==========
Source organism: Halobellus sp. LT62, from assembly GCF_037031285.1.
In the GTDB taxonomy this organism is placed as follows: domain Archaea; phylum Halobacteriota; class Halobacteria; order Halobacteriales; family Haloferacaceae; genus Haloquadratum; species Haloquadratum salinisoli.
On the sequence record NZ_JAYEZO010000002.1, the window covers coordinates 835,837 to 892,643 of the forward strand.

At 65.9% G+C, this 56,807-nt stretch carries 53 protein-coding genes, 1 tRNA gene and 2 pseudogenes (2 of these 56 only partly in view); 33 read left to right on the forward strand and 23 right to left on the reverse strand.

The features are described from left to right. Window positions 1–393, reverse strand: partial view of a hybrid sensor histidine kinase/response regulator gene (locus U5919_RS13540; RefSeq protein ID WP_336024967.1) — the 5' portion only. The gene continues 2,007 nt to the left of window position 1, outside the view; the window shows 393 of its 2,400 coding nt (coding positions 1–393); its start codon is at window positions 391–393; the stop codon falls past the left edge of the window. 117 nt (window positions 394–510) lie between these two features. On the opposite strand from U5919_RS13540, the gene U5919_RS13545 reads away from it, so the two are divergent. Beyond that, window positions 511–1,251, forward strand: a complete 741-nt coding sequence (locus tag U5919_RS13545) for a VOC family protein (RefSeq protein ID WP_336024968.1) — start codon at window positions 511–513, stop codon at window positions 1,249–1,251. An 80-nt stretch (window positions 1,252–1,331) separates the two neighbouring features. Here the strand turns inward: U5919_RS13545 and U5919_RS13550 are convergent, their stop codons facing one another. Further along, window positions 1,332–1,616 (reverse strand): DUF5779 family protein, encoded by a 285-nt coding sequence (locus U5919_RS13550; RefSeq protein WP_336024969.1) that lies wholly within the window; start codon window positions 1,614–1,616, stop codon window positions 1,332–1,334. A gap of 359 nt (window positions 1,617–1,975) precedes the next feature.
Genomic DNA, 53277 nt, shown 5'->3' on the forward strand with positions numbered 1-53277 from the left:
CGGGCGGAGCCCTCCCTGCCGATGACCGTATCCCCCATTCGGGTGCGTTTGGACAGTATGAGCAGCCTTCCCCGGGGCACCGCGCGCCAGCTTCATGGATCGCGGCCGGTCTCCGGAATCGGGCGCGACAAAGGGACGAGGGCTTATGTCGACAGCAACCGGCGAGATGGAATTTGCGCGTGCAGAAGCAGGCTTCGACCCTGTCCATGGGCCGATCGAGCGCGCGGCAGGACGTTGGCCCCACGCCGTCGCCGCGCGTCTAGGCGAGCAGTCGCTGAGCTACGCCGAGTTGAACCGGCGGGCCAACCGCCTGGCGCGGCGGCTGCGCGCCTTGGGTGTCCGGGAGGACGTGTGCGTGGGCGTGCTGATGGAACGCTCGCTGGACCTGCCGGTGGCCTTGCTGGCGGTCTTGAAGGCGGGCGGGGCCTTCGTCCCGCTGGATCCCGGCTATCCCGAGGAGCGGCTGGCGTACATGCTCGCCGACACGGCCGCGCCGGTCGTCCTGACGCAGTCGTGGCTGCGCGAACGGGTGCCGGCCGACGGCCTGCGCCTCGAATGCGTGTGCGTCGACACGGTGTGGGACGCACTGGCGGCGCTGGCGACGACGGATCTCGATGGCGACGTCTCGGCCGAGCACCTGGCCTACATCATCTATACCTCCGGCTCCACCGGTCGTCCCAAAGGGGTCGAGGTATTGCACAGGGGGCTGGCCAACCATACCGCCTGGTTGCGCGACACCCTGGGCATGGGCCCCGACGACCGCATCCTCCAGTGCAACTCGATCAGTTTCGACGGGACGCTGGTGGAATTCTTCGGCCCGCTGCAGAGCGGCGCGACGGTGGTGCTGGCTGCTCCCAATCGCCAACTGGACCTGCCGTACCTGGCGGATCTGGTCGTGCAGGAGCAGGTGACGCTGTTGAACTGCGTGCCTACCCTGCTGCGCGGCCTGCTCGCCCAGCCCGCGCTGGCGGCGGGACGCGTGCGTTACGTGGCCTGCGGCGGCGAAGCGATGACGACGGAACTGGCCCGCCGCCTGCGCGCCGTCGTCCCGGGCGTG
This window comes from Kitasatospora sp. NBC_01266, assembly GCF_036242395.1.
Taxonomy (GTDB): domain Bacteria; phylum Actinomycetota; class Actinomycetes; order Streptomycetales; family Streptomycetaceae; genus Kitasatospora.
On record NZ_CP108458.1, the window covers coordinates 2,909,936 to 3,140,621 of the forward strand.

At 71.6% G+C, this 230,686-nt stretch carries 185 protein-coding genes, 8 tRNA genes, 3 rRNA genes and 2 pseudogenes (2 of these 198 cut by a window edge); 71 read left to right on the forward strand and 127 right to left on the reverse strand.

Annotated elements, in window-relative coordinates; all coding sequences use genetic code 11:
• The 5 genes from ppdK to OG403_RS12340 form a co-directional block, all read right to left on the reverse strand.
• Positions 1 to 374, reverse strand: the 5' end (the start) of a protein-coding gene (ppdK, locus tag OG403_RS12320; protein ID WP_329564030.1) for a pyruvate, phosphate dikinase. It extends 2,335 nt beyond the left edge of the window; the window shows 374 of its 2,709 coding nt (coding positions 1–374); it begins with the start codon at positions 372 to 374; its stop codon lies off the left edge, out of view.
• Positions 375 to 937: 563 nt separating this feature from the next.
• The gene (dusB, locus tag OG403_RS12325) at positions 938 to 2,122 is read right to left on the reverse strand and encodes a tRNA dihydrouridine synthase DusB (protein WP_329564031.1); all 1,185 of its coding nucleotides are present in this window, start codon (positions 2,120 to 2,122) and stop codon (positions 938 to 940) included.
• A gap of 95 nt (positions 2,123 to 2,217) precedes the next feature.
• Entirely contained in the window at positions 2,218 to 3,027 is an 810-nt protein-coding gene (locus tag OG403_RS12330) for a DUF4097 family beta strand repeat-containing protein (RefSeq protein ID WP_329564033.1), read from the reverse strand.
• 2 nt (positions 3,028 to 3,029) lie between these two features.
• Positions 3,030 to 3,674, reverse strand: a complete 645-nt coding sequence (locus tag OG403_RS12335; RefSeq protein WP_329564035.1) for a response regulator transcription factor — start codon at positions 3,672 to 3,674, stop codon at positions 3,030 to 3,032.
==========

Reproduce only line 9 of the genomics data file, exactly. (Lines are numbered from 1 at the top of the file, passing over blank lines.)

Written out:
Taxonomy (GTDB): domain Bacteria; phylum Actinomycetota; class Actinomycetes; order Streptomycetales; family Streptomycetaceae; genus Kitasatospora.